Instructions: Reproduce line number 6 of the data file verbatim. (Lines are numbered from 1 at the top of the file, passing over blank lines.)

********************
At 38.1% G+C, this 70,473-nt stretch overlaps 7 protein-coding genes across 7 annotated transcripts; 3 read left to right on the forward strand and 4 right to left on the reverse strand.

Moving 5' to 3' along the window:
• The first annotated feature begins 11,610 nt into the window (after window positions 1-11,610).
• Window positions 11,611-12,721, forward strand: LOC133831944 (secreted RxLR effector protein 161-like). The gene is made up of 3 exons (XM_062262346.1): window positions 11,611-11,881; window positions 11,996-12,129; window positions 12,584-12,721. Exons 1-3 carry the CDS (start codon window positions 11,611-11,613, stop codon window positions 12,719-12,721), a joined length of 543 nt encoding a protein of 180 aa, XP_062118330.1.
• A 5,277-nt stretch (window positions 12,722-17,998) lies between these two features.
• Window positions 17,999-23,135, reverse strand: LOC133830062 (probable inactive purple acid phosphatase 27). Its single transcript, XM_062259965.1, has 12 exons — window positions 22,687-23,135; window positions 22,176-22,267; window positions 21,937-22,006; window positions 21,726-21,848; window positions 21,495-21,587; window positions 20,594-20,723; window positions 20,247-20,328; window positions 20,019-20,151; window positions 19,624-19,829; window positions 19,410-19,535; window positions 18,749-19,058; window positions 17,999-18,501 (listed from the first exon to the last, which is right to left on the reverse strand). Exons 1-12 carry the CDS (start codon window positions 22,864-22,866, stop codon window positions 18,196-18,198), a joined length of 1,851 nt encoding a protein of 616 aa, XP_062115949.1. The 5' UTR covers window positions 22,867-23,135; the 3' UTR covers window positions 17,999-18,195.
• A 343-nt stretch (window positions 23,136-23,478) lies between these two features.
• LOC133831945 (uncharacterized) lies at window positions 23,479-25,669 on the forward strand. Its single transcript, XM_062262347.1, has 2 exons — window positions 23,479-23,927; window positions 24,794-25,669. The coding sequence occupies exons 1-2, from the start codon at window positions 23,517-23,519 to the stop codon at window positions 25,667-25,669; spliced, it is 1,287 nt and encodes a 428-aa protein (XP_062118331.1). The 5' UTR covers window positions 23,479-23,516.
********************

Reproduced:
• Window positions 17,999-23,135, reverse strand: LOC133830062 (probable inactive purple acid phosphatase 27). Its single transcript, XM_062259965.1, has 12 exons — window positions 22,687-23,135; window positions 22,176-22,267; window positions 21,937-22,006; window positions 21,726-21,848; window positions 21,495-21,587; window positions 20,594-20,723; window positions 20,247-20,328; window positions 20,019-20,151; window positions 19,624-19,829; window positions 19,410-19,535; window positions 18,749-19,058; window positions 17,999-18,501 (listed from the first exon to the last, which is right to left on the reverse strand). Exons 1-12 carry the CDS (start codon window positions 22,864-22,866, stop codon window positions 18,196-18,198), a joined length of 1,851 nt encoding a protein of 616 aa, XP_062115949.1. The 5' UTR covers window positions 22,867-23,135; the 3' UTR covers window positions 17,999-18,195.